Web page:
Strike me down for saying it, but there aren't that many breathtaking landscapes in the Baltics. The region is too monolithic: flat, wet and 's well, pardon the description 's swampy. Still, there are a handful of postcard-perfect scenes, and you don't have to have a drop of Baltic blood in your body to be enraptured by them. Trakai never fails to suspend my awe, and this time around I had the pleasure of sharing the experience with a medieval princess who had frequented the town in its formative years.
Expectedly, the image of the rebuilt castle surrounded by a sprawling lake had a subduing effect on Arva, and after laying eyes on it she was silent for a long time. I watched her out of the corner of my eye, imagining what was going on in her mind, how she was probably trying to reconstruct the scenes she remembered when she was last here some 600 years ago. How she crossed through the fortress numerous times on her journeys, trying to unite the Baltic tribes in the struggle against the Teutonic invasion and its policy of forceful Christianization. Or how, as she claims, she conspired to slay the treacherous Jogaila, the Lithuanian king of Poland who had sold his soul to the devil.
The tourist season had already arrived, and there were flocks of white-haired Germans emptying out of tall, shiny, double-decker busses. I braced myself for the worse, fearing Arva would confront the descendents of the Teutons with an invective harangue, but nothing of the sort happened. She ignored their presence, preferring to bask in this unadulterated moment of memory. Finally, the princess spoke.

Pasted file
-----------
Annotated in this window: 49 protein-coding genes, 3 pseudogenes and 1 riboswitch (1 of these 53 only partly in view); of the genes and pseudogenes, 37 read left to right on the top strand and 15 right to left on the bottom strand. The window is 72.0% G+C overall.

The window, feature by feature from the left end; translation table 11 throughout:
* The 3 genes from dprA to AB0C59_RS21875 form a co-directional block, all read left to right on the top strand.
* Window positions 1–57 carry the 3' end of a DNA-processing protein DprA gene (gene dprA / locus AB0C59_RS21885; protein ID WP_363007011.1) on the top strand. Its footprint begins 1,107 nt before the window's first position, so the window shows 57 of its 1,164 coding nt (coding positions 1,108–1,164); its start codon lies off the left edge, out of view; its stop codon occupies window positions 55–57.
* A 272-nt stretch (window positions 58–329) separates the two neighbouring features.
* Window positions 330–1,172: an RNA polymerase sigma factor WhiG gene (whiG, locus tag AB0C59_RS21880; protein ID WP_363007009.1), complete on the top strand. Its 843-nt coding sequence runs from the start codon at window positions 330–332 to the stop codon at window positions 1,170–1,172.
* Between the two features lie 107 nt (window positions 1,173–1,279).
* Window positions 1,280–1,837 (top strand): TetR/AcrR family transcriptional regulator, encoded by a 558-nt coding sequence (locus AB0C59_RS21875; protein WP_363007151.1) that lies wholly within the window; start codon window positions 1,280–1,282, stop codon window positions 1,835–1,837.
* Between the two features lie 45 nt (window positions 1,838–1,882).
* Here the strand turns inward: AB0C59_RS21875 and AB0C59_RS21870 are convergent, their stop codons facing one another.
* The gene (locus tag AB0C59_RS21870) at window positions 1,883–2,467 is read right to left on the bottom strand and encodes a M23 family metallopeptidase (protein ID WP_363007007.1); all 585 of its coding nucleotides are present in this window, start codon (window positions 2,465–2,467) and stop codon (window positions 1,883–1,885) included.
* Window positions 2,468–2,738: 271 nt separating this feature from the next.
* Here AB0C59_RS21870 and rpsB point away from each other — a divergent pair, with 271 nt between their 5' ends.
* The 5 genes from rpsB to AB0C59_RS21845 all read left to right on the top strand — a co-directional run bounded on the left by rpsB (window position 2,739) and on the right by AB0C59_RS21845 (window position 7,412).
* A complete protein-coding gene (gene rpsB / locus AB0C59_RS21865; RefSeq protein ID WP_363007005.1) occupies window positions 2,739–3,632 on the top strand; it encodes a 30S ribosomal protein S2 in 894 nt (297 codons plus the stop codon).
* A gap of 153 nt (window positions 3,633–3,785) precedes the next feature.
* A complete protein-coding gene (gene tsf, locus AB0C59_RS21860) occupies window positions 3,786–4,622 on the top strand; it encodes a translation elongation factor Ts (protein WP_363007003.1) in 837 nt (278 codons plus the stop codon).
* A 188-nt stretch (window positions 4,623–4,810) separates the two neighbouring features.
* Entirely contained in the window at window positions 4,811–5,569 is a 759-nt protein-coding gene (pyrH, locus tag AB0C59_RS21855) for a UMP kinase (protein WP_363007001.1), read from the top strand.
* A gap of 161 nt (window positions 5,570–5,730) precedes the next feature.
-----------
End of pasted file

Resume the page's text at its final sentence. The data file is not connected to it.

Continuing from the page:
"Can I have the keys to the car for a second?"
I think my skin turned the color of a sheet of paper. "What for?"
"Don't worry," she said. "I just need to get something." She looked at me in the condescending, blueblood way. "Besides, even if I knew how to drive I wouldn't want to be seen behind the wheel of a Golf."
I mumbled in English, "Hey, don't knock it 's that Golf got your fanny here."
I had forgotten that Arva was a student of English, and could understand everything I said. "What does fanny mean?" she asked.
Well, almost everything.
"I'll explain latter," I said, grinning and handing her the car key.
Well, wouldn't you know it, but by giving her the key I had opened a little Pandora's box. Arva returned 10 minutes later, dressed in that medieval gown that she had sported in Kavalrija. Well, what could I say? When in Romeâ€¦
Said differently, leave it to royalty to behave like royalty. Once the feeling is in their blood, you can't extirpate it.
Soon the princess was receiving about as many stares as the castle looming across the water. Remarkably, it wasn't the German tourists who were interested either 's it was the Karaites. Upon seeing Arva, they pressed their faces to the windows, and a couple even stepped out of their clapboard houses on the lakeside. Apparently these dark-haired, swarthy-skinned people, descendants of the honorary guard Duke Vytautas had brought back from the Crimea, instinctively recognized something about the princess.
Arva then said something to them in their tongue 's a rare Turkic language dangerously close to extinction 's and suddenly their curiosity turned to fascination. I only hoped that she wouldn't start making claims about knowing their ancestors, about how she knew this town when it still consisted of huts.
Thankfully, the conversation was short, and judging by facial expressions the Karaites simply complimented Arva on her knowledge of their language, to which she said thanks. Apparently, the princess had something else on her mind.
We walked to the edge of the lake, to the footbridge that leads to the castle. There, out of the multitude of loud-mouthed Germans, a group of four even louder-mouthed Americans appeared. I spotted them far away just by seeing their clothes, but the linguistically gifted Arva picked up on their accent. "Your compatriots are even louder than the Teutons," she whispered to me.
Then she turned to the Yanks.
"Excuse me," she said in a thick accent, "but please can you tell me what is fanny?"